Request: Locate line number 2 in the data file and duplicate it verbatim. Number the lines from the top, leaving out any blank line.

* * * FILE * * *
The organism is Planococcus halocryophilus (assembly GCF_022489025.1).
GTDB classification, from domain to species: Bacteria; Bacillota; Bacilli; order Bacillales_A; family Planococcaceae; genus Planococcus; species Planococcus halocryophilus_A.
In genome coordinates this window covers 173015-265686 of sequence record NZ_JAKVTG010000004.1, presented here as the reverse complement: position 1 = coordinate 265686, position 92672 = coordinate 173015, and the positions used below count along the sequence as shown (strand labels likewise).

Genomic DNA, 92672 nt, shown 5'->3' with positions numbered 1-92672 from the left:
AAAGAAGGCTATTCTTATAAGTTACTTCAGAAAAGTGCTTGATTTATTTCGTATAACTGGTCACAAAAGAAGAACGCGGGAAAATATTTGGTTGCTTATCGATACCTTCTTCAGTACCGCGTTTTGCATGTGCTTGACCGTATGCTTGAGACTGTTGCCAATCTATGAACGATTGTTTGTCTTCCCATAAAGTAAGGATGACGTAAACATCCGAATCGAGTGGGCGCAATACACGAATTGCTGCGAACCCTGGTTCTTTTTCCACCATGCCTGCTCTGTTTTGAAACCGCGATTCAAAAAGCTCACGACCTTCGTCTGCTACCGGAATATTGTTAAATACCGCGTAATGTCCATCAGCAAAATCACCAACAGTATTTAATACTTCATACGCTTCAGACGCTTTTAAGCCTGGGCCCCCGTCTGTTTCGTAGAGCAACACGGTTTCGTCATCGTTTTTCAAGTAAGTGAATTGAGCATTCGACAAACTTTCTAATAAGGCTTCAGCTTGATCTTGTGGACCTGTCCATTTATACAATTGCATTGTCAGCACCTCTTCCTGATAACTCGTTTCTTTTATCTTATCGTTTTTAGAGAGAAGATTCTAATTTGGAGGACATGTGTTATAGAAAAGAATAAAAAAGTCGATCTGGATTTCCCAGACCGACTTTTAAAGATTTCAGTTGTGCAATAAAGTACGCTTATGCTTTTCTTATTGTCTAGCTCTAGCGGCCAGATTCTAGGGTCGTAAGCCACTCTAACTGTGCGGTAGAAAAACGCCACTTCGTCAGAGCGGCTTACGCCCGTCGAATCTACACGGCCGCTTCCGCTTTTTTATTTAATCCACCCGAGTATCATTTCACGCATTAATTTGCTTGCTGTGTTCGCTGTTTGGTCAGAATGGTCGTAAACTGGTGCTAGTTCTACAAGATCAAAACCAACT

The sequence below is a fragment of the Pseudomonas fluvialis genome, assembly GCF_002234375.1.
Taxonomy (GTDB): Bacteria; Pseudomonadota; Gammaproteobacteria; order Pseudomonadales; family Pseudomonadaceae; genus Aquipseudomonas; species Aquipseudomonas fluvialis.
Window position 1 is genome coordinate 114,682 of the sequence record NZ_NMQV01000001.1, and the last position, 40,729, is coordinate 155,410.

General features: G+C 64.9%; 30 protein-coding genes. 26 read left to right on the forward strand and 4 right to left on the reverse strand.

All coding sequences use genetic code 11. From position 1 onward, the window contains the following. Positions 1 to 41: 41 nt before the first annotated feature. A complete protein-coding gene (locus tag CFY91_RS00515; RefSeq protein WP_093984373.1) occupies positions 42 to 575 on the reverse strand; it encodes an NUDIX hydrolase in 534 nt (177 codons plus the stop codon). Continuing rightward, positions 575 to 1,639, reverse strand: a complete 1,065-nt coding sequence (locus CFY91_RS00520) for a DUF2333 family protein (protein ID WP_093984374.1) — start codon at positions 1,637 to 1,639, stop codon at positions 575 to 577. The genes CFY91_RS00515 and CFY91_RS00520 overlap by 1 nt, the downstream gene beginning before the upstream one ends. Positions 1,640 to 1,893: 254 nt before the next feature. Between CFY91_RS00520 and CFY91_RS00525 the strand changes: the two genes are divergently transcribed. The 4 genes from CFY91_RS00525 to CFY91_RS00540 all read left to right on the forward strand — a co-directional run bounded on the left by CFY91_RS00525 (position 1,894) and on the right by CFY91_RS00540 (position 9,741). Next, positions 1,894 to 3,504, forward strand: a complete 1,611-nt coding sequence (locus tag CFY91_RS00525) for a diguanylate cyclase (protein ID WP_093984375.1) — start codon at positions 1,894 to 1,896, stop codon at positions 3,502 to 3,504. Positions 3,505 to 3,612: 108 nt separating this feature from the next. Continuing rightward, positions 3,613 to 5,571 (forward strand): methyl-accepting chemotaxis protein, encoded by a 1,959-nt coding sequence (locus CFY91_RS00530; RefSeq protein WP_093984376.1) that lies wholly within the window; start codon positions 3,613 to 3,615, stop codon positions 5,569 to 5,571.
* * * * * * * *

GTDB classification, from domain to species: Bacteria; Bacillota; Bacilli; order Bacillales_A; family Planococcaceae; genus Planococcus; species Planococcus halocryophilus_A.